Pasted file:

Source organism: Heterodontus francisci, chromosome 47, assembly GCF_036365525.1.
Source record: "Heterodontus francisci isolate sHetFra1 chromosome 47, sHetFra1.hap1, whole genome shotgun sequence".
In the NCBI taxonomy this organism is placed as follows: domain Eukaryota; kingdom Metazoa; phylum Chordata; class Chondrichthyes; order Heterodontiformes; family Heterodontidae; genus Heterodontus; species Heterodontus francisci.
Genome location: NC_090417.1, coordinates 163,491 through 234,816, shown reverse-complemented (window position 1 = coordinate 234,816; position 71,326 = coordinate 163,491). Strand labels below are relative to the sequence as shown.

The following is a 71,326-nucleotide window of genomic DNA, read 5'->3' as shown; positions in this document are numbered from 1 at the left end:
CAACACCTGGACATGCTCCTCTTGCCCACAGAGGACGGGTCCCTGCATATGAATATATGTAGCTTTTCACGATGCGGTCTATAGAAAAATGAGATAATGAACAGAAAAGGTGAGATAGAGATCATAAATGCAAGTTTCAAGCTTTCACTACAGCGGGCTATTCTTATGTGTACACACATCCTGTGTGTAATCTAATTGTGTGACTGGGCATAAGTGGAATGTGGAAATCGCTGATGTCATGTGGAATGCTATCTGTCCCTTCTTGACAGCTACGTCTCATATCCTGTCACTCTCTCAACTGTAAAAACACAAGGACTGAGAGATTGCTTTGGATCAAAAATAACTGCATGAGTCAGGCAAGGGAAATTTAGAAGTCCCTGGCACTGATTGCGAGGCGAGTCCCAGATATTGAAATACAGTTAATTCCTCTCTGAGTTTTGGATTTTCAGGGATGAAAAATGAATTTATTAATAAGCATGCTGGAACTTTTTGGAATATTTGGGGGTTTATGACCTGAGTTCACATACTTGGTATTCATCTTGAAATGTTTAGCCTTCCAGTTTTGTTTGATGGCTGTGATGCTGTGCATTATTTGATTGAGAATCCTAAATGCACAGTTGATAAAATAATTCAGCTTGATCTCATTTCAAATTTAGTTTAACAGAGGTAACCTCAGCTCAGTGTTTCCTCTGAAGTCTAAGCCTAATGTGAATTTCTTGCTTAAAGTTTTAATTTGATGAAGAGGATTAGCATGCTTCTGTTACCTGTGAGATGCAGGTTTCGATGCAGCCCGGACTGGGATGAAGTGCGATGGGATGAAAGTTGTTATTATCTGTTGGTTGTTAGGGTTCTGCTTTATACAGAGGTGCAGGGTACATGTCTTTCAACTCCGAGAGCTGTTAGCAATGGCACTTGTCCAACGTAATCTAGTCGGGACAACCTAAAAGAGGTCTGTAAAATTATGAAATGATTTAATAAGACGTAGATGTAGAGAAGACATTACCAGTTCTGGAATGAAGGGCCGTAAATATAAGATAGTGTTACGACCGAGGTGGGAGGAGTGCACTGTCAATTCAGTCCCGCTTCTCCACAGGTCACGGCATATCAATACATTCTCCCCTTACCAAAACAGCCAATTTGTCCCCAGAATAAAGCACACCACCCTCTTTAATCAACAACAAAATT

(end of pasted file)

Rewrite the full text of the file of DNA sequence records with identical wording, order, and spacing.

Source organism: Heterodontus francisci, chromosome 47, assembly GCF_036365525.1.
Source record: "Heterodontus francisci isolate sHetFra1 chromosome 47, sHetFra1.hap1, whole genome shotgun sequence".
In the NCBI taxonomy this organism is placed as follows: domain Eukaryota; kingdom Metazoa; phylum Chordata; class Chondrichthyes; order Heterodontiformes; family Heterodontidae; genus Heterodontus; species Heterodontus francisci.
Genome location: NC_090417.1, coordinates 163,491 through 234,816, shown reverse-complemented (window position 1 = coordinate 234,816; position 71,326 = coordinate 163,491). Strand labels below are relative to the sequence as shown.

The following is a 71,326-nucleotide window of genomic DNA, read 5'->3' as shown; positions in this document are numbered from 1 at the left end:
CAACACCTGGACATGCTCCTCTTGCCCACAGAGGACGGGTCCCTGCATATGAATATATGTAGCTTTTCACGATGCGGTCTATAGAAAAATGAGATAATGAACAGAAAAGGTGAGATAGAGATCATAAATGCAAGTTTCAAGCTTTCACTACAGCGGGCTATTCTTATGTGTACACACATCCTGTGTGTAATCTAATTGTGTGACTGGGCATAAGTGGAATGTGGAAATCGCTGATGTCATGTGGAATGCTATCTGTCCCTTCTTGACAGCTACGTCTCATATCCTGTCACTCTCTCAACTGTAAAAACACAAGGACTGAGAGATTGCTTTGGATCAAAAATAACTGCATGAGTCAGGCAAGGGAAATTTAGAAGTCCCTGGCACTGATTGCGAGGCGAGTCCCAGATATTGAAATACAGTTAATTCCTCTCTGAGTTTTGGATTTTCAGGGATGAAAAATGAATTTATTAATAAGCATGCTGGAACTTTTTGGAATATTTGGGGGTTTATGACCTGAGTTCACATACTTGGTATTCATCTTGAAATGTTTAGCCTTCCAGTTTTGTTTGATGGCTGTGATGCTGTGCATTATTTGATTGAGAATCCTAAATGCACAGTTGATAAAATAATTCAGCTTGATCTCATTTCAAATTTAGTTTAACAGAGGTAACCTCAGCTCAGTGTTTCCTCTGAAGTCTAAGCCTAATGTGAATTTCTTGCTTAAAGTTTTAATTTGATGAAGAGGATTAGCATGCTTCTGTTACCTGTGAGATGCAGGTTTCGATGCAGCCCGGACTGGGATGAAGTGCGATGGGATGAAAGTTGTTATTATCTGTTGGTTGTTAGGGTTCTGCTTTATACAGAGGTGCAGGGTACATGTCTTTCAACTCCGAGAGCTGTTAGCAATGGCACTTGTCCAACGTAATCTAGTCGGGACAACCTAAAAGAGGTCTGTAAAATTATGAAATGATTTAATAAGACGTAGATGTAGAGAAGACATTACCAGTTCTGGAATGAAGGGCCGTAAATATAAGATAGTGTTACGACCGAGGTGGGAGGAGTGCACTGTCAATTCAGTCCCGCTTCTCCACAGGTCACGGCATATCAATACATTCTCCCCTTACCAAAACAGCCAATTTGTCCCCAGAATAAAGCACACCACCCTCTTTAATCAACAACAAAATT